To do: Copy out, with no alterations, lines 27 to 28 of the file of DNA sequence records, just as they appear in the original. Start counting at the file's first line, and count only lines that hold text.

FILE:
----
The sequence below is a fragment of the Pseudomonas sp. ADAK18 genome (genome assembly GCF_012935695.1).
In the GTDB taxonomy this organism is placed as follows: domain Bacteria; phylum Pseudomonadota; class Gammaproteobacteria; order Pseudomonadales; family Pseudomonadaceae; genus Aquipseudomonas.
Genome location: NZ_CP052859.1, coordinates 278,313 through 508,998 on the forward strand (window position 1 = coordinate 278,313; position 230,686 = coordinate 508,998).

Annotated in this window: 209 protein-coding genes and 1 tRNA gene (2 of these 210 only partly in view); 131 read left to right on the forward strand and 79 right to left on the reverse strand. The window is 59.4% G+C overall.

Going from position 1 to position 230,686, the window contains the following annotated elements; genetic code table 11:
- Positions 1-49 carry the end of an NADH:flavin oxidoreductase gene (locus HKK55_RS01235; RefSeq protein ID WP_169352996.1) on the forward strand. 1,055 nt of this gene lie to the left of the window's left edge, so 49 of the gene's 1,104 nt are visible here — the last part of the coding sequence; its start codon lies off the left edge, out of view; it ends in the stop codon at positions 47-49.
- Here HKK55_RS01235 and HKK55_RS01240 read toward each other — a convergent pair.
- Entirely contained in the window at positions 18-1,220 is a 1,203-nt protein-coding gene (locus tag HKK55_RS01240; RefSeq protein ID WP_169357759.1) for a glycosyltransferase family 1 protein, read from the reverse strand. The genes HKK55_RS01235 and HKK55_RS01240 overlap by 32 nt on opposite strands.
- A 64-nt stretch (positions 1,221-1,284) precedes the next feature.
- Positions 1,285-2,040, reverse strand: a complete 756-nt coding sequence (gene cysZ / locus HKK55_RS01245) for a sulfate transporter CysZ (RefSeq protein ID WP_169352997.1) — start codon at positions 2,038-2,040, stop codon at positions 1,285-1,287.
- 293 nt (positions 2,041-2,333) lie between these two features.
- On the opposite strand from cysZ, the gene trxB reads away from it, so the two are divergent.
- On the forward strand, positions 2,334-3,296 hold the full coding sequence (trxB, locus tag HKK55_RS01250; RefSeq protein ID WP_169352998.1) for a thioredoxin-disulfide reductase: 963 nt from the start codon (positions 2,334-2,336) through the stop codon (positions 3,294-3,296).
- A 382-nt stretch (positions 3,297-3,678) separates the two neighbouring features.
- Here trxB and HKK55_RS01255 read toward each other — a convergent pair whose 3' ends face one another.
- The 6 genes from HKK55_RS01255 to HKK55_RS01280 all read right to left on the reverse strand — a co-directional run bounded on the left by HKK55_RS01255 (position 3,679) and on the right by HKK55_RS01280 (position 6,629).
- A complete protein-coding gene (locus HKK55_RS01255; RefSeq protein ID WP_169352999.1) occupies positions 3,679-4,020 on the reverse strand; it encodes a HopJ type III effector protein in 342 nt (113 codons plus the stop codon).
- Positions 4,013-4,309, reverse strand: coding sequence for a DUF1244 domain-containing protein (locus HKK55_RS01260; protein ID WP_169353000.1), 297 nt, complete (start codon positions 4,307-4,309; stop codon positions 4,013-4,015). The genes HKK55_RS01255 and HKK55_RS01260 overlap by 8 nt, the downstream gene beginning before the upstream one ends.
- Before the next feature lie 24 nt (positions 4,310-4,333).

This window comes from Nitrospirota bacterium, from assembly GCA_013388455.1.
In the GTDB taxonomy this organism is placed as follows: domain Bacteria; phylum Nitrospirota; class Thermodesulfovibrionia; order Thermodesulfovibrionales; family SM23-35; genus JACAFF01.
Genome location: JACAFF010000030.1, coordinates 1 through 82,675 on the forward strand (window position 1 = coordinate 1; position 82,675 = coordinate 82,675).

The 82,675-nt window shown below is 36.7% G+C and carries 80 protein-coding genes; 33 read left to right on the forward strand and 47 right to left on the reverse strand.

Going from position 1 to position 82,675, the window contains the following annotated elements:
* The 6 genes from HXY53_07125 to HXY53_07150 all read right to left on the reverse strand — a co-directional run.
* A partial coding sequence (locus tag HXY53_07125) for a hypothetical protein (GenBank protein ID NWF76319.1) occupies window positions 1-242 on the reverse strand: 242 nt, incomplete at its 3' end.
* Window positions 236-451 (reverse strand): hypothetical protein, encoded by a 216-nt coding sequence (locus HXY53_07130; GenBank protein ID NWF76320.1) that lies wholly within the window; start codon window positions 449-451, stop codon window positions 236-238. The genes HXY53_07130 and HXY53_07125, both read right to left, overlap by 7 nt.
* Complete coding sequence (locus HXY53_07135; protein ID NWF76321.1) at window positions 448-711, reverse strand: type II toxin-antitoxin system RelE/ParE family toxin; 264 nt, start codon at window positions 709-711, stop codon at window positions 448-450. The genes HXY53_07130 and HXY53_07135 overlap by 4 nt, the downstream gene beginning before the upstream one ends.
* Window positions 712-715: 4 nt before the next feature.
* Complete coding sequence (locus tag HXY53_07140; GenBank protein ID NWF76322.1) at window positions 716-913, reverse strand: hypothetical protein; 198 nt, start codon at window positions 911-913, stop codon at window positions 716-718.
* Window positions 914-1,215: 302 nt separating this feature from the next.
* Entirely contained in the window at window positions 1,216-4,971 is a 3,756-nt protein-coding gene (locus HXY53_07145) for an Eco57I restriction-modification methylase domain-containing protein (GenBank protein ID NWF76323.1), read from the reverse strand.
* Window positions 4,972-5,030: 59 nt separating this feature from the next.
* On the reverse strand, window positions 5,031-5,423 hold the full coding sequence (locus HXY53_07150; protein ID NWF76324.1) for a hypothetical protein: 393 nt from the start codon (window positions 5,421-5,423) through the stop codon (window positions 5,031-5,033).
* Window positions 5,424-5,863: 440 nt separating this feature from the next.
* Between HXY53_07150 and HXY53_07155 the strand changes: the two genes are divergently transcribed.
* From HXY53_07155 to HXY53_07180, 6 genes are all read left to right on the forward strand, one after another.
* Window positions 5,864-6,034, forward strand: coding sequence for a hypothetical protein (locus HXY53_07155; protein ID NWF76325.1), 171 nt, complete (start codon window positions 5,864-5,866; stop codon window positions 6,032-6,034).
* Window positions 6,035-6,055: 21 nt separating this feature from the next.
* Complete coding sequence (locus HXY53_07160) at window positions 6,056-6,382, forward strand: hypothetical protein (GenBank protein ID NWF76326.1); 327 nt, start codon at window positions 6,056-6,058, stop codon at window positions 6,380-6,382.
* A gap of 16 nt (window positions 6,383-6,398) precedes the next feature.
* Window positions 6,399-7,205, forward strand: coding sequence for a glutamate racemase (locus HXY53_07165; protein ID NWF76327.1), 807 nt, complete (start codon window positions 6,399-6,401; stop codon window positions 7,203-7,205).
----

* Window positions 236-451 (reverse strand): hypothetical protein, encoded by a 216-nt coding sequence (locus HXY53_07130; GenBank protein ID NWF76320.1) that lies wholly within the window; start codon window positions 449-451, stop codon window positions 236-238. The genes HXY53_07130 and HXY53_07125, both read right to left, overlap by 7 nt.
* Complete coding sequence (locus HXY53_07135; protein ID NWF76321.1) at window positions 448-711, reverse strand: type II toxin-antitoxin system RelE/ParE family toxin; 264 nt, start codon at window positions 709-711, stop codon at window positions 448-450. The genes HXY53_07130 and HXY53_07135 overlap by 4 nt, the downstream gene beginning before the upstream one ends.